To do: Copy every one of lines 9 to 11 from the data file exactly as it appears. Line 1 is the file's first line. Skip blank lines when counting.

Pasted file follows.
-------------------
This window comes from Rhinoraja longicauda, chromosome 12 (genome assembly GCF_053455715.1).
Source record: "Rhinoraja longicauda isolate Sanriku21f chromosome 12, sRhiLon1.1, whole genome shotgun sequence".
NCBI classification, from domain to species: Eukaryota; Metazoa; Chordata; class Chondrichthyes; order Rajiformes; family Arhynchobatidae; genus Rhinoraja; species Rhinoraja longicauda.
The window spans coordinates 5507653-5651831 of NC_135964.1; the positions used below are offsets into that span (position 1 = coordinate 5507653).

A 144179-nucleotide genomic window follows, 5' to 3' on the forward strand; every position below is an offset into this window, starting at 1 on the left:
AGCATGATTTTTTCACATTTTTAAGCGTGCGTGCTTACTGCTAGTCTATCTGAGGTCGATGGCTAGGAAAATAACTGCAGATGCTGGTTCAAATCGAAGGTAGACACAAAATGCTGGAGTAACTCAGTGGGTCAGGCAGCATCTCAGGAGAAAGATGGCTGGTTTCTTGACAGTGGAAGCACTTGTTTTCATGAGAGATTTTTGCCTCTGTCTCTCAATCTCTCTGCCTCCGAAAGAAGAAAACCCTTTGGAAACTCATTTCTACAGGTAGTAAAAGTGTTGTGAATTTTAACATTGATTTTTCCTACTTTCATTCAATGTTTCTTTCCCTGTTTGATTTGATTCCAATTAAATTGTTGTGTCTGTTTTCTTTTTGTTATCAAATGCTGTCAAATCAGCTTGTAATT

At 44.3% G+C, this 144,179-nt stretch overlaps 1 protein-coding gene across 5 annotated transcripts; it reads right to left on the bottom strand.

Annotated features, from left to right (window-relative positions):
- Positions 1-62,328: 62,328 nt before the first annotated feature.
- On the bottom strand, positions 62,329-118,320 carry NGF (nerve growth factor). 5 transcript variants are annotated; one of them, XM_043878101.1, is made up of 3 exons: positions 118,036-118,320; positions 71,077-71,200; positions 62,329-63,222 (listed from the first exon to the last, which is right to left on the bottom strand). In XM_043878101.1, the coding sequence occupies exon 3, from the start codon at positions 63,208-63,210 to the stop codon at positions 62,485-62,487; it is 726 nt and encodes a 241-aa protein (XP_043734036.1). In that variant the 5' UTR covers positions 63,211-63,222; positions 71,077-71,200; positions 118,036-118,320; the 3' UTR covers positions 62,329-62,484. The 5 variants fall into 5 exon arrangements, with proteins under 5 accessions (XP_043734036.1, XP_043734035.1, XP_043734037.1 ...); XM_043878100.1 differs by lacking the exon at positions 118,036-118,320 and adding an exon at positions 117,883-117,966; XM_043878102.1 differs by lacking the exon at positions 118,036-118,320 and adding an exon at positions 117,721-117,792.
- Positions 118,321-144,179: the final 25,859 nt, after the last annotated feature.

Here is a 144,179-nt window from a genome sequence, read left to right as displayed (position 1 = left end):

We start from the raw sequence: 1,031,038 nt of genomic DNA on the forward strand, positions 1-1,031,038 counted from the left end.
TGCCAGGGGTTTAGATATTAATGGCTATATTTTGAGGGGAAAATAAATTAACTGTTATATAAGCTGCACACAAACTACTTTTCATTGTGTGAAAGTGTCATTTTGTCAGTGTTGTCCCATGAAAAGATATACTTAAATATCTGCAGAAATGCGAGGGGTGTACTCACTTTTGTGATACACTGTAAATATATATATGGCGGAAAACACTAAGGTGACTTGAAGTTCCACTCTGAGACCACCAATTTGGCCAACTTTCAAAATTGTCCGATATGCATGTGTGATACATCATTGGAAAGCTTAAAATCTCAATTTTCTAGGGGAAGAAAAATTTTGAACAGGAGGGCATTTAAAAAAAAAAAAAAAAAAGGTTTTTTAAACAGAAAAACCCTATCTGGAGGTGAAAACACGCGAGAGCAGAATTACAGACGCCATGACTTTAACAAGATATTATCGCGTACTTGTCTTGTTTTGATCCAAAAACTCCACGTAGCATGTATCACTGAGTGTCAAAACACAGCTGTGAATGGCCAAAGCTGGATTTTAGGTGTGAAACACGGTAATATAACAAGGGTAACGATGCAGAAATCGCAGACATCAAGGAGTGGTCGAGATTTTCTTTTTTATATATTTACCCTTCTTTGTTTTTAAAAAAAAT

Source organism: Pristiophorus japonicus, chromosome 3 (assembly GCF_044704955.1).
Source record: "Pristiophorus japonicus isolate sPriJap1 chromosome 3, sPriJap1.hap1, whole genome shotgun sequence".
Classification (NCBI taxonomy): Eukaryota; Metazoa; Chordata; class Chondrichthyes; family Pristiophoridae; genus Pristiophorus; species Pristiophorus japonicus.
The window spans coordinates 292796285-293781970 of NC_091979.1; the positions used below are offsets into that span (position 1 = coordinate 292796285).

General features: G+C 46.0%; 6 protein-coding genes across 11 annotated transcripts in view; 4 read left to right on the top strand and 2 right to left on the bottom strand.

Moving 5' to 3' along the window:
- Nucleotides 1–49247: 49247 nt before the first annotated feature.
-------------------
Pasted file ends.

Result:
- Positions 1-62,328: 62,328 nt before the first annotated feature.
- On the bottom strand, positions 62,329-118,320 carry NGF (nerve growth factor). 5 transcript variants are annotated; one of them, XM_043878101.1, is made up of 3 exons: positions 118,036-118,320; positions 71,077-71,200; positions 62,329-63,222 (listed from the first exon to the last, which is right to left on the bottom strand). In XM_043878101.1, the coding sequence occupies exon 3, from the start codon at positions 63,208-63,210 to the stop codon at positions 62,485-62,487; it is 726 nt and encodes a 241-aa protein (XP_043734036.1). In that variant the 5' UTR covers positions 63,211-63,222; positions 71,077-71,200; positions 118,036-118,320; the 3' UTR covers positions 62,329-62,484. The 5 variants fall into 5 exon arrangements, with proteins under 5 accessions (XP_043734036.1, XP_043734035.1, XP_043734037.1 ...); XM_043878100.1 differs by lacking the exon at positions 118,036-118,320 and adding an exon at positions 117,883-117,966; XM_043878102.1 differs by lacking the exon at positions 118,036-118,320 and adding an exon at positions 117,721-117,792.
- Positions 118,321-144,179: the final 25,859 nt, after the last annotated feature.